Taking a 'performance studies' perspective on Shakespearean theatre, W. B. Worthen argues in Shakespeare Performance Studies that the theatrical event represents less an inquiry into the presumed meanings of the text than an effort to frame performance as a vehicle of cultural critique.
In Virtual Modernism, Katherine Biers offers a fresh view of the emergence of American literary modernism from the eruption of popular culture in the early twentieth century. Employing dynamic readings of the works of Stephen Crane, Henry James, James Weldon Johnson, Djuna Barnes, and Gertrude Stein, she argues that American modernist writers developed a “poetics of the virtual” in response to the rise of mass communications technologies before World War I.
Secular criticism is a term invented by Edward Said to denote not a theory but a practice that counters the tendency of much modern thinking to reach for a transcendentalist comfort zone, the very space philosophy wrested away from religion in the name of modernity.
Literary scholars often avoid the category of the aesthetic in discussions of ethics, believing that purely aesthetic judgments can vitiate analyses of a literary work’s sociopolitical heft and meaning. In Practicing Literary Theory in the Middle Ages, Eleanor Johnson reveals that aesthetics—the formal aspects of literary language that make it sense-perceptible—are indeed inextricable from ethics in the writing of medieval literature.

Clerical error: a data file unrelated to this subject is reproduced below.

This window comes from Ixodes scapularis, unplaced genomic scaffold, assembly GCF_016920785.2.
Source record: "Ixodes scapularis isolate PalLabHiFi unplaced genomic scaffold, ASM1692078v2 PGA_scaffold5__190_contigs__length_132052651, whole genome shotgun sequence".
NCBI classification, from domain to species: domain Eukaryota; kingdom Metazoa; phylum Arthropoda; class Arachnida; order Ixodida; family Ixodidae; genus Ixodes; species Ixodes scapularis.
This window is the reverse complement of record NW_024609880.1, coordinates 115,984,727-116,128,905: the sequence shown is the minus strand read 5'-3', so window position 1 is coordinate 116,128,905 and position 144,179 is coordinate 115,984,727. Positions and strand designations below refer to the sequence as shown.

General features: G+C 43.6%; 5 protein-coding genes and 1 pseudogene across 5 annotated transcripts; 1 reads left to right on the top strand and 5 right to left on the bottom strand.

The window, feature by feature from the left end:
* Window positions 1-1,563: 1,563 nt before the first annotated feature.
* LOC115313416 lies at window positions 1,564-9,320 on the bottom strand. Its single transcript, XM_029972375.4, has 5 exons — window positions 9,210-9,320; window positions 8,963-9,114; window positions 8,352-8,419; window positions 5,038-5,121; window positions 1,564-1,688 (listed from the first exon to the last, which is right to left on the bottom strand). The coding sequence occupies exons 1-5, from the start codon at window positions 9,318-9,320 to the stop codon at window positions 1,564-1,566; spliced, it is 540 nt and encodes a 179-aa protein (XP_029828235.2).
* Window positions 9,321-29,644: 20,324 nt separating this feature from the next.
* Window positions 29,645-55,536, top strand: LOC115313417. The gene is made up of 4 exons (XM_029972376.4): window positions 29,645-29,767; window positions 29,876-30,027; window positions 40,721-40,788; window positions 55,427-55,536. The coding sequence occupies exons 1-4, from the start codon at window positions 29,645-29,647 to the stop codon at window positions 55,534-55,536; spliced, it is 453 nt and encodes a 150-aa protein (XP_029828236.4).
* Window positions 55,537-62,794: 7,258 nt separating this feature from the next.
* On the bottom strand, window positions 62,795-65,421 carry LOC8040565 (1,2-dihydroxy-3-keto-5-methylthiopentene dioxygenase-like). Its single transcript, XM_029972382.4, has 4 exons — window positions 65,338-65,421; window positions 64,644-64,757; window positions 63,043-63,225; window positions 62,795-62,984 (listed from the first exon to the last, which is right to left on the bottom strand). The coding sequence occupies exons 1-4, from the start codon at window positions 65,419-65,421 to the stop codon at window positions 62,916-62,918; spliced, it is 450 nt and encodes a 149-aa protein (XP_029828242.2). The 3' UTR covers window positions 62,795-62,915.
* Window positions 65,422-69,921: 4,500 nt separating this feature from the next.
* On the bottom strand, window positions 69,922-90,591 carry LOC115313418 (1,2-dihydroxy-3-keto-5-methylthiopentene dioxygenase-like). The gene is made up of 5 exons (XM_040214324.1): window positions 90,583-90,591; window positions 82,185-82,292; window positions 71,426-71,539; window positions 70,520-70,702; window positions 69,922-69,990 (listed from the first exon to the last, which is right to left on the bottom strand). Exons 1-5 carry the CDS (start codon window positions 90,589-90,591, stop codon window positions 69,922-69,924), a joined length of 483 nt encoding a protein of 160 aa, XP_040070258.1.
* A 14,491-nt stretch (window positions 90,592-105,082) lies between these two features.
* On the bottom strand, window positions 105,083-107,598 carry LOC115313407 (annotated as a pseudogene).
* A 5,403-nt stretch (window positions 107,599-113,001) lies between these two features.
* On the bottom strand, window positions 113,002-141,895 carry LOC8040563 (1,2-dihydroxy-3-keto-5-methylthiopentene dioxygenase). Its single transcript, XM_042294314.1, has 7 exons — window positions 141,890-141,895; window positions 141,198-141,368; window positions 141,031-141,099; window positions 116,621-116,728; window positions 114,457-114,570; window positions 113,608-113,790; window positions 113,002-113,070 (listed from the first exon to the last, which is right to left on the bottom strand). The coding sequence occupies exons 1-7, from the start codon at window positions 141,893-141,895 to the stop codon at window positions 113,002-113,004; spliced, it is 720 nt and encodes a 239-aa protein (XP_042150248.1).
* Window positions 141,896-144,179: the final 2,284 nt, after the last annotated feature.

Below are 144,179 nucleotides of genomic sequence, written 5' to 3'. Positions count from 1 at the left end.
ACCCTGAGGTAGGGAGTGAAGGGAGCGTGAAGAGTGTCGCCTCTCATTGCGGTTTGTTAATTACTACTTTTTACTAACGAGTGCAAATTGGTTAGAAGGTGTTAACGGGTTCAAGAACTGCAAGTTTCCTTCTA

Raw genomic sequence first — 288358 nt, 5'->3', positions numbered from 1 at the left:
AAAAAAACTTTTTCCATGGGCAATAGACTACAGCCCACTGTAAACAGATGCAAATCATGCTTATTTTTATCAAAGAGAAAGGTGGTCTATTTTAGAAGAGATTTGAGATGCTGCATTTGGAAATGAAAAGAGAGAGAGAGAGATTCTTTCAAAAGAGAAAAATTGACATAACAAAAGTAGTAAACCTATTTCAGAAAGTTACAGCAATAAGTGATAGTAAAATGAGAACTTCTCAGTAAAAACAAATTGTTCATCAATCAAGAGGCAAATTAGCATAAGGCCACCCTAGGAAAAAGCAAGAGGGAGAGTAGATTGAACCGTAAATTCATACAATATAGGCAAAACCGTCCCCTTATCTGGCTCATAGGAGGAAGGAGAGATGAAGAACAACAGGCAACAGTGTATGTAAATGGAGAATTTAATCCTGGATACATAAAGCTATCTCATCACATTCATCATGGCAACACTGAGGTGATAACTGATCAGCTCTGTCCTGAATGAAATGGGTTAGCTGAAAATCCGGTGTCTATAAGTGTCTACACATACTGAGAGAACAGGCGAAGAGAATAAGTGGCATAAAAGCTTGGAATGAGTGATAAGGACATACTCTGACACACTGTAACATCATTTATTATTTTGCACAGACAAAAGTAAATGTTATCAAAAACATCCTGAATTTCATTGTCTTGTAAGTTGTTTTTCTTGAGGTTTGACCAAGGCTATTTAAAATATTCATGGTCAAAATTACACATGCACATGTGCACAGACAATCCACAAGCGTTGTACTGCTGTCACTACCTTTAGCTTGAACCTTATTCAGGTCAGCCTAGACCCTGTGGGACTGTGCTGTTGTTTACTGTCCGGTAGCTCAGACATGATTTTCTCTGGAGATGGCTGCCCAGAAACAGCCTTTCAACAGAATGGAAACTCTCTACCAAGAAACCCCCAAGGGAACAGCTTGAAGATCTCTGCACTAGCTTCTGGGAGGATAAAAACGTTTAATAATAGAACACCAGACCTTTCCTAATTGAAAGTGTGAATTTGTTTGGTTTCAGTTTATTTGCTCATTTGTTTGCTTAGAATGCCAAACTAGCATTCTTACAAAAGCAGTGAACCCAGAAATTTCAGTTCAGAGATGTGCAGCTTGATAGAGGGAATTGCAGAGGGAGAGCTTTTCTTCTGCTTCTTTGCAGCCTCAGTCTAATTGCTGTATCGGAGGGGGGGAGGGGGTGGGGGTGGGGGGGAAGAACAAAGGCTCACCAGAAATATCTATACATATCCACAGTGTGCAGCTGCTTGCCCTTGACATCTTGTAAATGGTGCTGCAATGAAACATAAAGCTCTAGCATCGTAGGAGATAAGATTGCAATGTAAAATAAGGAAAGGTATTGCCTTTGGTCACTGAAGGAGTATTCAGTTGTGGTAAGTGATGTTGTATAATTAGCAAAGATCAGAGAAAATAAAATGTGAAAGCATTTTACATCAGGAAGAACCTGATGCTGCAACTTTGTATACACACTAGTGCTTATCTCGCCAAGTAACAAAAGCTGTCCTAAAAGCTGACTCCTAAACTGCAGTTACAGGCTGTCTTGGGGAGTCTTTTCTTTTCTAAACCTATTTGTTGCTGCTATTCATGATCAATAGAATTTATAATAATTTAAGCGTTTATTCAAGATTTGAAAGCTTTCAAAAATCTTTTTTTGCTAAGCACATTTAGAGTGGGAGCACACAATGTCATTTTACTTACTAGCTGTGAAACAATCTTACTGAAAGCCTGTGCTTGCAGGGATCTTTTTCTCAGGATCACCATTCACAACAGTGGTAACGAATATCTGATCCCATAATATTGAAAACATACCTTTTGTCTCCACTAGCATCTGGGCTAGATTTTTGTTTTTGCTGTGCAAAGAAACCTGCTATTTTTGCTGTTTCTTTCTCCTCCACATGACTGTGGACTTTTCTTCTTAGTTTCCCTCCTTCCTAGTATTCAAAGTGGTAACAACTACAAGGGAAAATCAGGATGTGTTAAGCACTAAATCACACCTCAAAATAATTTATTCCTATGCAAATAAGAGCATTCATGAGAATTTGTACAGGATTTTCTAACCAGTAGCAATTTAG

Edmund Spenser’s Poetry is now available in a revised and updated Norton Critical Edition.
This revised and enlarged Fourth Edition expands and improves on the strengths of the previous three editions. All selections are based on early and established texts, fully glossed, and carefully annotated. An Editor's Note follows each section.